This is part three in my four part series on social media and background checking.
In the first post we looked at laying a foundation for the discussion and about how social media allows you access to a unique view on a candidate’s character. In part two I discussed the issue of cultural fit and it’s important and how social media can help assess the cultural fit of a person.
In part three I want to look at some of the possible legal issues* with using the information found online as part of the selection process.
I would suggest if you want to learn more about discrimination in Australia head over to the Australian Human Right Commission website and review the information for employers. One thing to remember is there are five primary federal laws that cover this area and each state has their own discrimination Acts. While the overall content of the different laws cover essentially the same areas there are discrepancies at both a Commonwealth and state level and even between the states. Add to this sometimes Commonwealth law applies where at other times both Commonwealth and state laws apply and finally times when only state laws apply. This is a fairly complex area and a legal minefield.
If employers are to use social media as part of the recruitment process to comply with Commonwealth law they need to ensure that the selection process is not influenced by information around race, colour, national or ethnic origin; sex, pregnancy or marital status; age; disability; religion; sexual preference; trade union activity; or some other characteristic specified under anti-discrimination or human rights legislation.
It is the last point that is the one for concern, “some other characteristic” which is fairly broad and I suspect where the specific state laws come into play. However other than NSW all states cover similar areas in their laws which is basically you cannot discriminate on grounds of (from Victorian Act):
Sex, sexual orientation, gender identity, pregnancy, breastfeeding, marital status, status as a carer, age, race (including colour, nationality, ethnic or national origin), parental status, physical features, childless or a de facto spouse, lawful religious or political belief or activity, impairment (including physical impairment, mental illness, mental retardation), industrial activity, lawful sexual activity, or personal association with persons having any of the above attributes.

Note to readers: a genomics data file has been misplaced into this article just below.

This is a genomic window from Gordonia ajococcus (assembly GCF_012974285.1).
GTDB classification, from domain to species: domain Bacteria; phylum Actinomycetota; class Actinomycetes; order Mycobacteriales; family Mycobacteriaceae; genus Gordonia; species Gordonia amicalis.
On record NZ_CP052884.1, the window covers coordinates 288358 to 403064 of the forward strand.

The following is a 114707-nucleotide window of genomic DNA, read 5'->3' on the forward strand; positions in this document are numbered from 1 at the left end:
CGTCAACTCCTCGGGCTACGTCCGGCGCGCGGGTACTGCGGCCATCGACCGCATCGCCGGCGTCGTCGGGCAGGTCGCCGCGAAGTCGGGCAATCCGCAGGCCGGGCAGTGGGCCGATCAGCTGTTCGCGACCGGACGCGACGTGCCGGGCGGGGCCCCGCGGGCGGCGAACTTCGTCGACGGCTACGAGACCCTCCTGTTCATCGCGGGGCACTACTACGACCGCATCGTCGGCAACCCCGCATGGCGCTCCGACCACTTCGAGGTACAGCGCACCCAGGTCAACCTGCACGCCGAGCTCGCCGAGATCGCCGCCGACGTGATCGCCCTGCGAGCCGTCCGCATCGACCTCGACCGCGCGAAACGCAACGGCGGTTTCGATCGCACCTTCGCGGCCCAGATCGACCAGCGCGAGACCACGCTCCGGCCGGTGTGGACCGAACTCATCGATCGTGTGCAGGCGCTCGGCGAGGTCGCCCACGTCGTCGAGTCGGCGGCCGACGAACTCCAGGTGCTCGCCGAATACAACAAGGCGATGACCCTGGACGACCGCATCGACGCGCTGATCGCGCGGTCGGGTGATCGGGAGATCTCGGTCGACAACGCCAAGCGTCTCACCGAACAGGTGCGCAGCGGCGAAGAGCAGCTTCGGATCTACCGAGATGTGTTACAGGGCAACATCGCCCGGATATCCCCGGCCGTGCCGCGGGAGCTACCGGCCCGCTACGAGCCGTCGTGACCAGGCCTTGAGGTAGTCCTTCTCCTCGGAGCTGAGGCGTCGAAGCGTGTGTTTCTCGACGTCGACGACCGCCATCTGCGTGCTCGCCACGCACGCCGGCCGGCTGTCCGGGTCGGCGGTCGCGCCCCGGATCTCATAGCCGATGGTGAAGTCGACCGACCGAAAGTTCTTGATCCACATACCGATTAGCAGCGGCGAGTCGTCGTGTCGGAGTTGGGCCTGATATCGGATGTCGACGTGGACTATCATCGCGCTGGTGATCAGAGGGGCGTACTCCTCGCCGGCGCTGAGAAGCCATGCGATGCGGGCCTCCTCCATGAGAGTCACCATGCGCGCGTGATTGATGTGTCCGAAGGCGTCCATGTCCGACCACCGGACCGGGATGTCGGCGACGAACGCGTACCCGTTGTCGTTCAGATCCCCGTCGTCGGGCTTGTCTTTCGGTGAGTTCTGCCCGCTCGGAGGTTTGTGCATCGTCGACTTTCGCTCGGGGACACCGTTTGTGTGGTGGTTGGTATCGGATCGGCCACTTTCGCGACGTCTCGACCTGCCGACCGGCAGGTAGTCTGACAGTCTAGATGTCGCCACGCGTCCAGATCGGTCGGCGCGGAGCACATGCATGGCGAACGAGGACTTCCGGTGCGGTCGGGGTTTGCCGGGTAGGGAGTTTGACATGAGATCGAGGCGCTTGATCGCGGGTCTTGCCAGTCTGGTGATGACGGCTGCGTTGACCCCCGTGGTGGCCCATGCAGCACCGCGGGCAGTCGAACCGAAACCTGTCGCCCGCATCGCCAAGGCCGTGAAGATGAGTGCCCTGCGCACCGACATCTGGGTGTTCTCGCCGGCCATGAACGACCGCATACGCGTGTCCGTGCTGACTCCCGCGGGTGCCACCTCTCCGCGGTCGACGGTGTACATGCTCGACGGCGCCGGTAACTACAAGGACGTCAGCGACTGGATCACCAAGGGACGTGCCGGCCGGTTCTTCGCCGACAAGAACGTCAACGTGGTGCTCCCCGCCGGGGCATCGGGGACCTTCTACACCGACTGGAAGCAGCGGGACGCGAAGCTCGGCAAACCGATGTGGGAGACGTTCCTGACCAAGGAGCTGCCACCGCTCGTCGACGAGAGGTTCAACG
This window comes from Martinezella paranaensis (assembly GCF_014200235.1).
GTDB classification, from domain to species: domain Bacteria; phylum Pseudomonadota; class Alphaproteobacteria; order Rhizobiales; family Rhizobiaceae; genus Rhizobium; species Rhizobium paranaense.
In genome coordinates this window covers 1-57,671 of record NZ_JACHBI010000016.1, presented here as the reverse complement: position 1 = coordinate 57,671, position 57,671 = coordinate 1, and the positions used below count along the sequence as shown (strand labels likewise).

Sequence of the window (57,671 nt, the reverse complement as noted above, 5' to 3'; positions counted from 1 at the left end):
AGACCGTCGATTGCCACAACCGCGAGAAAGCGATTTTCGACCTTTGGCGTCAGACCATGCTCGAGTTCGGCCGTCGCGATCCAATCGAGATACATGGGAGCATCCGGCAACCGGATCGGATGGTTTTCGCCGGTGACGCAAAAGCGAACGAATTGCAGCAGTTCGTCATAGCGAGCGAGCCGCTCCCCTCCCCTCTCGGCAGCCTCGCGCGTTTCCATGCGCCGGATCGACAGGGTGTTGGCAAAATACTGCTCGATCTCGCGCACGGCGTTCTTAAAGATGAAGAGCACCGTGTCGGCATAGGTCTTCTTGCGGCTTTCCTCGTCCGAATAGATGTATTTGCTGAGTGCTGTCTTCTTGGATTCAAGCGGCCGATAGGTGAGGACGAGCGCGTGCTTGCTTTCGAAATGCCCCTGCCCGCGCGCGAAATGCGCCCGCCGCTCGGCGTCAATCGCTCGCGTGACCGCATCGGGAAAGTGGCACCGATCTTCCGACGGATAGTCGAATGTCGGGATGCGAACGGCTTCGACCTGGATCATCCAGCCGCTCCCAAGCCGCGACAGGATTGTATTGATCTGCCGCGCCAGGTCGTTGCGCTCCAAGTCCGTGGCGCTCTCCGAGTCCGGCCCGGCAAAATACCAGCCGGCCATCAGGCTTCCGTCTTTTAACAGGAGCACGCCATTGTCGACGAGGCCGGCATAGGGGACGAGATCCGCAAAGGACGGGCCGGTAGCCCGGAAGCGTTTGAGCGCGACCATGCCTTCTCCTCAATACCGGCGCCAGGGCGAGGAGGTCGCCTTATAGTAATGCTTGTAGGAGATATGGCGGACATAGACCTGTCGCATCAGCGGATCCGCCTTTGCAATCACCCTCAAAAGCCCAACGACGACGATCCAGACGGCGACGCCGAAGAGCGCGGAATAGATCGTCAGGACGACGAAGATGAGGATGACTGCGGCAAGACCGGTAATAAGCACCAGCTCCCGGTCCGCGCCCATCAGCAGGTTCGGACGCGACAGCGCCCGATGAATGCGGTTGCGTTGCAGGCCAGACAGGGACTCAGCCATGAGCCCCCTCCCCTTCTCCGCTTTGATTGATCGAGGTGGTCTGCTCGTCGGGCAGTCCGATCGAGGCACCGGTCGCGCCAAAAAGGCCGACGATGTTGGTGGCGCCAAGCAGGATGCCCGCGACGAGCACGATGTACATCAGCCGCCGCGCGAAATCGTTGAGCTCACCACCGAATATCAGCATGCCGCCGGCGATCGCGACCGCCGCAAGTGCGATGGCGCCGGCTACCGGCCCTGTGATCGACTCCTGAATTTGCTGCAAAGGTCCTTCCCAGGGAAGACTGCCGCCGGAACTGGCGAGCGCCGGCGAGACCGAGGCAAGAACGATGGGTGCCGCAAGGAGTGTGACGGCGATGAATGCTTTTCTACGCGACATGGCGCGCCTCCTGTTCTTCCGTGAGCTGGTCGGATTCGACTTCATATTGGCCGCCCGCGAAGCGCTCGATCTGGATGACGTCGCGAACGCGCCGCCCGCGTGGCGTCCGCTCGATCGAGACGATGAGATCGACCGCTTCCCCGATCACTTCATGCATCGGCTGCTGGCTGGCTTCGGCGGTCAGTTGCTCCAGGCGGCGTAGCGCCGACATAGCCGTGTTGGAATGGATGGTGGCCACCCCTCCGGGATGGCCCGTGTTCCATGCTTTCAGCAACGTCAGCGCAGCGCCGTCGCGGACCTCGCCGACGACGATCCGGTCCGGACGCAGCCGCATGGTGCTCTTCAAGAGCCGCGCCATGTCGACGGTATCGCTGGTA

The NSW Anti Discrimination Act 1977 is fairly limited in its coverage; Race, (including colour, nationality and national or ethnic origin), sex (including pregnancy), marital status, disability, homosexuality, age (compulsory retirement only), transgender, carer’s responsibility.
There is nothing in any of the laws that explicitly prohibits the use of information about a person’s character as part of assessing organisational fit through what is posted on social media. In the same manner that assessing their character based on simulations of values based questions are not prohibited.
However given a lot of social media is about personal information there is a very large chance that you may discover information about a candidate that falls into the broad categories above. Which if the candidate does not get the role may have grounds to attempt to sue you on discrimination. Part four will deal more about this.
It is the breech of this policy and the ethical implications that have been stated by some as a reason not to use social media as part of background checking. However I would say the same about verbal reference checks as well. But let us review some privacy policies.
Now in reviewing the publicly stated privacy policies of six Australian agencies (three large and three small) five out of the six stated something along the lines of they will collect both specific information and “any additional information about you” that you provide. The last agencies policy had the broadest catch all statement that they may “source personal information from an external third party, or a publicly available source”. At all times the policy went on to say the agency would take reasonable steps to inform the candidate that this information has been collected. Excluding the broadest statement all of these policies could be read to say that information a candidate has published about themselves in the public domain is information provided by the candidate. Potential grey line I know but that is where lawyers come in. The one policy which covered any publicly available source already covers social media.
Essentially if you use social media, make sure you store the sources and inform the candidates that you will use “publicly available source”.
Part four will try to tie this all together, address some of the outstanding issues and provide some potential best practices.
* Although this post discusses legal issues related to recruiting processes, I am not a lawyer nor do I provide legal advice or services as such this post should not be construed or used as such.RSS or by Email.